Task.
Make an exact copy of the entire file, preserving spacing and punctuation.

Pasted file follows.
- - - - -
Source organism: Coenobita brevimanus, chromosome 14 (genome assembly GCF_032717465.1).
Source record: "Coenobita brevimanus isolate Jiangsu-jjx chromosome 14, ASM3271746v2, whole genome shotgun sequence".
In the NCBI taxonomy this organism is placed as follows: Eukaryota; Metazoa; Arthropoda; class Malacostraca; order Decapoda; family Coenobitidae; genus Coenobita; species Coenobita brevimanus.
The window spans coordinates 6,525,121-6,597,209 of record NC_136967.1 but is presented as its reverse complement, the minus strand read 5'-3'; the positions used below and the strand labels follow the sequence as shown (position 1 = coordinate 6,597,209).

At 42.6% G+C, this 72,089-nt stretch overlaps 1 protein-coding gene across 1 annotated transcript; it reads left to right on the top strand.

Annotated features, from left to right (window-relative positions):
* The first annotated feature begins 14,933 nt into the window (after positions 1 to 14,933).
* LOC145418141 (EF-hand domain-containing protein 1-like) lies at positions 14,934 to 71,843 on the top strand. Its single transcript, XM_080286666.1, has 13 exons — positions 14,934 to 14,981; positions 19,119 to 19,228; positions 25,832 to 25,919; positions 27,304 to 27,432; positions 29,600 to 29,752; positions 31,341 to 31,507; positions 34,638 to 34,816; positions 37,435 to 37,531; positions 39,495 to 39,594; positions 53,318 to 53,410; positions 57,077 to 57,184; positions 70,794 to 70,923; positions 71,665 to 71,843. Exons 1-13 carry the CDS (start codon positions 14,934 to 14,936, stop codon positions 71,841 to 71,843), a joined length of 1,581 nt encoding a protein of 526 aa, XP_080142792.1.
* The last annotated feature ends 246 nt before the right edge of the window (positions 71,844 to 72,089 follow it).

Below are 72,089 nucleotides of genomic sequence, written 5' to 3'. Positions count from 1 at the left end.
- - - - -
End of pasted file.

Source organism: Coenobita brevimanus, chromosome 14 (genome assembly GCF_032717465.1).
Source record: "Coenobita brevimanus isolate Jiangsu-jjx chromosome 14, ASM3271746v2, whole genome shotgun sequence".
In the NCBI taxonomy this organism is placed as follows: Eukaryota; Metazoa; Arthropoda; class Malacostraca; order Decapoda; family Coenobitidae; genus Coenobita; species Coenobita brevimanus.
The window spans coordinates 6,525,121-6,597,209 of record NC_136967.1 but is presented as its reverse complement, the minus strand read 5'-3'; the positions used below and the strand labels follow the sequence as shown (position 1 = coordinate 6,597,209).

At 42.6% G+C, this 72,089-nt stretch overlaps 1 protein-coding gene across 1 annotated transcript; it reads left to right on the top strand.

Annotated features, from left to right (window-relative positions):
* The first annotated feature begins 14,933 nt into the window (after positions 1 to 14,933).
* LOC145418141 (EF-hand domain-containing protein 1-like) lies at positions 14,934 to 71,843 on the top strand. Its single transcript, XM_080286666.1, has 13 exons — positions 14,934 to 14,981; positions 19,119 to 19,228; positions 25,832 to 25,919; positions 27,304 to 27,432; positions 29,600 to 29,752; positions 31,341 to 31,507; positions 34,638 to 34,816; positions 37,435 to 37,531; positions 39,495 to 39,594; positions 53,318 to 53,410; positions 57,077 to 57,184; positions 70,794 to 70,923; positions 71,665 to 71,843. Exons 1-13 carry the CDS (start codon positions 14,934 to 14,936, stop codon positions 71,841 to 71,843), a joined length of 1,581 nt encoding a protein of 526 aa, XP_080142792.1.
* The last annotated feature ends 246 nt before the right edge of the window (positions 71,844 to 72,089 follow it).

Below are 72,089 nucleotides of genomic sequence, written 5' to 3'. Positions count from 1 at the left end.